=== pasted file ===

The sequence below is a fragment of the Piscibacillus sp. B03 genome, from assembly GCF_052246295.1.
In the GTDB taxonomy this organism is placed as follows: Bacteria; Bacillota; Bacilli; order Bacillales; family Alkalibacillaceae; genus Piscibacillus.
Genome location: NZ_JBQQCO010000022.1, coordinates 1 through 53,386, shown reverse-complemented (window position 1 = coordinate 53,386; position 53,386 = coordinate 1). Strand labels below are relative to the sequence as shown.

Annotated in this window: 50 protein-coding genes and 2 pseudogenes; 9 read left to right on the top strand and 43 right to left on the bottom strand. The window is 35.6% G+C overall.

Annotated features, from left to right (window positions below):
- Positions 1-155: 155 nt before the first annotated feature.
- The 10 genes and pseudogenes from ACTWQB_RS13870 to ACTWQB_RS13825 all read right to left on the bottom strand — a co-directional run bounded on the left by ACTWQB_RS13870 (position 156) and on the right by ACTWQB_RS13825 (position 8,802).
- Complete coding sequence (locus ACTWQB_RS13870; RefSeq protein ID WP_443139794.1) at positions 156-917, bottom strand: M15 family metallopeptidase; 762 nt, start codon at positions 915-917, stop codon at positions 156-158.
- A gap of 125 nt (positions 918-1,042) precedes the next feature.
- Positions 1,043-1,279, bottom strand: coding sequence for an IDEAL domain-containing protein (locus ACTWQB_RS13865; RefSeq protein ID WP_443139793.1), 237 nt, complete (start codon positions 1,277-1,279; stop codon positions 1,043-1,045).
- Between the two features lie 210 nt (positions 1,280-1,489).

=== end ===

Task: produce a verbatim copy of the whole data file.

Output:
The sequence below is a fragment of the Piscibacillus sp. B03 genome, from assembly GCF_052246295.1.
In the GTDB taxonomy this organism is placed as follows: Bacteria; Bacillota; Bacilli; order Bacillales; family Alkalibacillaceae; genus Piscibacillus.
Genome location: NZ_JBQQCO010000022.1, coordinates 1 through 53,386, shown reverse-complemented (window position 1 = coordinate 53,386; position 53,386 = coordinate 1). Strand labels below are relative to the sequence as shown.

Annotated in this window: 50 protein-coding genes and 2 pseudogenes; 9 read left to right on the top strand and 43 right to left on the bottom strand. The window is 35.6% G+C overall.

Annotated features, from left to right (window positions below):
- Positions 1-155: 155 nt before the first annotated feature.
- The 10 genes and pseudogenes from ACTWQB_RS13870 to ACTWQB_RS13825 all read right to left on the bottom strand — a co-directional run bounded on the left by ACTWQB_RS13870 (position 156) and on the right by ACTWQB_RS13825 (position 8,802).
- Complete coding sequence (locus ACTWQB_RS13870; RefSeq protein ID WP_443139794.1) at positions 156-917, bottom strand: M15 family metallopeptidase; 762 nt, start codon at positions 915-917, stop codon at positions 156-158.
- A gap of 125 nt (positions 918-1,042) precedes the next feature.
- Positions 1,043-1,279, bottom strand: coding sequence for an IDEAL domain-containing protein (locus ACTWQB_RS13865; RefSeq protein ID WP_443139793.1), 237 nt, complete (start codon positions 1,277-1,279; stop codon positions 1,043-1,045).
- Between the two features lie 210 nt (positions 1,280-1,489).